In “All About Pieces (part 1)” I made the comment that the King is worth so many points you can actually potentially win the game just by threatening to capture him.  Well, that’s if the threat is so powerful there’s nothing the opponent can do.  If the opponent CAN stop the threat, the threat is simply called Check.

Check is when a piece is placed in a position where it threatens to capture the King on its next move, BUT the side being threatened is able to put a stop to the threat.  Let’s look at a couple examples.  (Please forgive the numbers and letters not being as neat as they should be.  My chess software doesn’t have the board labeled, so I have to do it myself in MSPaint).

In this position, the black bishop has the white king in Check- it is threatening to capture the King on it’s next move.  Black does not win, however, because White can easily block the check by pushing his c-Pawn (the pawn in front of his queen-side bishop), or by moving his Knight to c3.

There are 3 ways to get out of Check.  1) intercept- this is the example I just used, where you put something in the way of the check. 2) capture the attacking piece. 3) move the King out of Check.  Here’s one more example of a check, which the threatened side has the choice of doing all 3 options:

The white Bishop has the black King in Check.  Black has numerous options here.  He can capture the white bishop with his h-Pawn, he can block the Bishop’s path with either one of his Knights, he can block with his light-squared Bishop, he can block with his Queen, or he can simply move the King out of the way at D2.

So what’s the difference between Check and Checkmate?


Checkmate is when you put your opponent in Check (threatening the King), and there is nothing they can do to stop it! For instance

In this position, the white Queen has the black King in Checkmate.  Why?  Well, the King is obviously in Check because the Queen threatens to capture the King on her next move.  With the Queen so close to the King, there aren’t any spaces for any piece to intercept. There are no pieces that can take the Queen (do you see that if the King captures the Queen, white’s Bishop will then capture the King?), and anywhere the King tries to flee to, the Queen will capture him.  The Queen threatens the King and there’s nothing black can do to stop it, black is therefore in Checkmate, and has lost the game.

So then, what’s the difference between Checkmate and Stalemate?


A Stalemate is a draw.  It’s where one side is NOT in check, but anything he does will cause him to BE in Check.  Let’s look at an example.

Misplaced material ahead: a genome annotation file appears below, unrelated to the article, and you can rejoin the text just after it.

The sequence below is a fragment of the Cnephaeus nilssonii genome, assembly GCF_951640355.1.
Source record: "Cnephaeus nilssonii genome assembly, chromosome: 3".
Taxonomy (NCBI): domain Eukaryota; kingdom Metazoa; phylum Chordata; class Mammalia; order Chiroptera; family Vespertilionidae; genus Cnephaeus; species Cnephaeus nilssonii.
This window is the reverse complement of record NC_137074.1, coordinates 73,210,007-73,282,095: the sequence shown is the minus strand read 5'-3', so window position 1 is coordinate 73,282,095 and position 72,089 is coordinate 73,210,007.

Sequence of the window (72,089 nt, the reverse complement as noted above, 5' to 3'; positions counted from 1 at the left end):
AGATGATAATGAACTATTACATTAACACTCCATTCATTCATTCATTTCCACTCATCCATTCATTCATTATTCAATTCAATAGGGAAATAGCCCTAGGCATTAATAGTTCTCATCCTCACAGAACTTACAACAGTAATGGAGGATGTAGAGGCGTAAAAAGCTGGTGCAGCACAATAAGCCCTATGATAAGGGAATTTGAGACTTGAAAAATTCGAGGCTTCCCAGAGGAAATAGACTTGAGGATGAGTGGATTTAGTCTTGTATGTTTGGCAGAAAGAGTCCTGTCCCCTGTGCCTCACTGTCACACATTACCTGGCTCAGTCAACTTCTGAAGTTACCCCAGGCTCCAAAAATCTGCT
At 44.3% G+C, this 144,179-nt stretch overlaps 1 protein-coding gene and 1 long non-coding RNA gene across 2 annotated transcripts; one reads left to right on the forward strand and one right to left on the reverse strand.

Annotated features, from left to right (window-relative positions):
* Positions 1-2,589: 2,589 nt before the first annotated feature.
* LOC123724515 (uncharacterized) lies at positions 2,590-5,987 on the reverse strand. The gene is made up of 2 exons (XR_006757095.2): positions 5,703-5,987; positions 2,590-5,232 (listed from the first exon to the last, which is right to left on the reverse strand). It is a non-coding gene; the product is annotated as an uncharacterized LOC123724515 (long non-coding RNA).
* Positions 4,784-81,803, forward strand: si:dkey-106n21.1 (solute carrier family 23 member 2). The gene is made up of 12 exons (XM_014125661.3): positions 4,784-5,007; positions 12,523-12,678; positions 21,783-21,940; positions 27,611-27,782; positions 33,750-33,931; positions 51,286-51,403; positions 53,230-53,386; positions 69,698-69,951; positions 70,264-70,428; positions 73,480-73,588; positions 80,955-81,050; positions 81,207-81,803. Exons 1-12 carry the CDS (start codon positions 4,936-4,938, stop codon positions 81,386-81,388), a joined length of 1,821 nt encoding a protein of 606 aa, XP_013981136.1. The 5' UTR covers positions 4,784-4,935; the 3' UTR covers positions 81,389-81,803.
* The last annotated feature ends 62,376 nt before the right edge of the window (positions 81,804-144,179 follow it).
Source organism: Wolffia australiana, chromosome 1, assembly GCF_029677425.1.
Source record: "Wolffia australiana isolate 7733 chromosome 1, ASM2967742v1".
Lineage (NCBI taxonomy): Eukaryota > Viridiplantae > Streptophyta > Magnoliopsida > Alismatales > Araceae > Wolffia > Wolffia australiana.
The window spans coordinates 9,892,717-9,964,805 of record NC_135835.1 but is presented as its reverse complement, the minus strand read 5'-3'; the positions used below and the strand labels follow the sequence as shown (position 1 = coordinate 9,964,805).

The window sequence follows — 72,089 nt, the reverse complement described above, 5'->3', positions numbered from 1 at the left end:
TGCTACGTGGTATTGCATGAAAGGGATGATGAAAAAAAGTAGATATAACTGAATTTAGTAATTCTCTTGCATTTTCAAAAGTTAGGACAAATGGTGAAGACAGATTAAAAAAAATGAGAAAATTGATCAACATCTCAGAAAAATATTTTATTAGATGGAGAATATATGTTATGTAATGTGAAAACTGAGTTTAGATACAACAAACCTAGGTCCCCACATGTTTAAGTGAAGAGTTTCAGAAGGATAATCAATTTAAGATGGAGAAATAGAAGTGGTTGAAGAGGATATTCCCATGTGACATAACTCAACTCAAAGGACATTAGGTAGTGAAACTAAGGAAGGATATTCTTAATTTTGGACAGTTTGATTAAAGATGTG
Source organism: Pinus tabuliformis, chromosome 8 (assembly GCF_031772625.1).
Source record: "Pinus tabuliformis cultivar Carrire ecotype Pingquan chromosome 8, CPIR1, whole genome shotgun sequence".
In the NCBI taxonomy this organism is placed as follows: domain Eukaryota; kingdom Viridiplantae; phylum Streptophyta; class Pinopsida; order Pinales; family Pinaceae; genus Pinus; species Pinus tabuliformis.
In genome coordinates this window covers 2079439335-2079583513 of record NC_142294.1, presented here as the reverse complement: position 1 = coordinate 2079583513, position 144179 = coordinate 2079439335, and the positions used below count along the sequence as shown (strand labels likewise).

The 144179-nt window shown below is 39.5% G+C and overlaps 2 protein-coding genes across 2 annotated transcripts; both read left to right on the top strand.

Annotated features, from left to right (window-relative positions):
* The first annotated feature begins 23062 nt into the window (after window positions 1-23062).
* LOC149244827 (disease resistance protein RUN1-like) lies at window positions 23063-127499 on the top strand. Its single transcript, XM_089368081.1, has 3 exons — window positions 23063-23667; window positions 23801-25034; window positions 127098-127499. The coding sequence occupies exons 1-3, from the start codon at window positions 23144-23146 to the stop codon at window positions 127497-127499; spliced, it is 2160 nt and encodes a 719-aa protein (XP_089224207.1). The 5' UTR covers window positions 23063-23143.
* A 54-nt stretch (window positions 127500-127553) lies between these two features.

In this diagram, it’s currently black’s move.  He is in Stalemate.  Sure, it looks like white wins because he has a King and a Queen left where as black has only his King.  But, like I said, it’s black’s move… and he can’t go anywhere!  In his current position, the black King is NOT in check!  However, anywhere he moves, he would be placing himself in check (he’d get taken by the Queen at d1, d2, c2 and b1; he’d get taken by the white King at c2 and b2).  This is therefore a Stalemate and counts as a draw!

Let’s end this blog with a little Quiz.  Below are 5 positions.  See if you can figure out if each position is a Check, Checkmate, or Stalemate.  I’ll post the answers in the next blog, where we’ll talk more in depth about that special move I told you about once before: Castling.




CategoriesChess For Beginners

Chess Noob #4 – All About Pieces (Part 2)

In part 1 of “All About Pieces”, we talked about how the King, Queen, and Rook all move as well as how many points each are worth.  Here, in part 2, we’ll talk about the Bishop, Knight, and Pawn.

The Bishop

The Bishop (worth 3 points)  is able to move along the diagonal as many spaces as he wants.  You begin the game with 2 Bishops: 1 on light-colored squares and 1 on dark-colored squares.  The Bishops may never change; that is to say a Bishop that starts on a dark square will always be on a dark square and a Bishop on a light square will always be on a light square.  Here’s an illustration of how the Bishop moves.

The Knight

The Knight, also worth 3 points,  is a little trickier to master. It is the only piece capable of jumping over other pieces (after all, it’s a horse)!  The Knight moves in an “L” shape of 2 spaces (either horizontal or vertical) followed by 1 space (vertical if you moved horizontal first, or horizontal if you moved vertical first).  This sounds tricky, I know, but if you count the spaces in your head, it becomes much easier.  Just count 2 spaces either up/down or left/right, and then move in 1 space in a direction that would complete an “L” or “J” shape.  Here’s an illustration to hopefully make the point clearer (I chose a slightly different type of picture for you so you can see the actual L shapes).

The Pawn